Finished with glusternode1! Phew. 3 to go. Shutdown the glusternode1 (tip:halt) and copy it three times(glusternode2,3,4).

Now let’s start assigning the IP’s and random uuid’s beginning with the last cluster. (To avoid ip conflicts.)

/home/base/ip.sh glusternode4 192.168.1 224 1
echo UUID=`uuidgen -r` > /var/lib/glusterd/glusterd.info
/home/base/ip.sh glusternode3 192.168.1 223 1
echo UUID=`uuidgen -r` > /var/lib/glusterd/glusterd.info
/home/base/ip.sh glusternode2 192.168.1 222 1
echo UUID=`uuidgen -r` > /var/lib/glusterd/glusterd.info

Now we have four nodes who know nothing about each other. To connect em all I’ll be working on glusternode1.

Just probe each node and they will synch configuration.

gluster peer probe
gluster peer probe
gluster peer probe

You can verify the connection with the ‘peer status’ command.

gluster peer status

Your output on glusternode1 should sort of look like this (uuid’s will vary):

root@glusternode1:~# gluster peer status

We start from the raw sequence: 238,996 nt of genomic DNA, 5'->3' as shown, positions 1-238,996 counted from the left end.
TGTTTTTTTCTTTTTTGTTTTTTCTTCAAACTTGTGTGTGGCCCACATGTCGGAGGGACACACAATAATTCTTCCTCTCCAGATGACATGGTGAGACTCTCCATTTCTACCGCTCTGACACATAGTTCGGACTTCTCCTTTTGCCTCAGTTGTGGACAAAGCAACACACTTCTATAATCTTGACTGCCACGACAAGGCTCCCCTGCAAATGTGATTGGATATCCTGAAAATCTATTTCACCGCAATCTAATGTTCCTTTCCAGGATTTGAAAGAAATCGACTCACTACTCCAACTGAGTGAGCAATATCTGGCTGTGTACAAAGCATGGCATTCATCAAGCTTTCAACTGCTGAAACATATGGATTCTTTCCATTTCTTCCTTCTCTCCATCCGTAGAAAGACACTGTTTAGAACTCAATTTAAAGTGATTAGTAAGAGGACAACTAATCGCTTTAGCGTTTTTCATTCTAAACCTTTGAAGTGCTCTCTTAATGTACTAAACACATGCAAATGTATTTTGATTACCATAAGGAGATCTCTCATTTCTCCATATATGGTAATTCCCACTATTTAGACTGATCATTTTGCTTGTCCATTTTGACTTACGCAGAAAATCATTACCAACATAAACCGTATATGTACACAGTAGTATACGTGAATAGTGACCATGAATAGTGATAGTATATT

Number of Peers: 3
Uuid: efabc10f-5830-408d-aa07-2c05d4f074ef
State: Peer in Cluster (Connected)
Uuid: 5241b592-477f-4c5f-bb15-4b13fc48903b
State: Peer in Cluster (Connected)
Uuid: a54bfa2c-c1b7-4e9f-aaeb-18f45f7d66bc
State: Peer in Cluster (Connected)

If the output is similar like above, we can start creating a volume. I’ll be using the default striping. This means that all files will be spread on the cluster. There are various other possibilities but I won’t handle these.
Following command will create the storage cluster:

gluster volume create slitaz-volume

Offcourse one of the drawbacks of using such a small amount of RAM (64 MB) is that gluster will shit himself trying to load. Default glusterfs tries to use 64MB, wich is too much for the machine to handle. So we’ll need to tweak the cache-size. I tested a few values and 16MB seems to work best. (4MB and 8MB are too small.)

gluster volume set slitaz-volume cache-size 16MB

So normally everything should be ok now and a ‘volume info’ command should succeed.

gluster volume info
root@glusternode1:/mnt/data# gluster volume info
Volume Name: slitaz-volume
Type: Distribute
Volume ID: c3262294-869b-48b9-a9fb-1d95167fe182
Status: Created
Number of Bricks: 4
Transport-type: tcp
Options Reconfigured:
performance.cache-size: 16MB

Notice the ‘created’ status, this means our volume isn’t started yet. Starting can be done with:

gluster volume start slitaz-volume

Voila, your server nodes are finished and ready to accept files.

And like previous post. You can download the vmwares (all 4) here: glusternodes.7z (156.0 MB)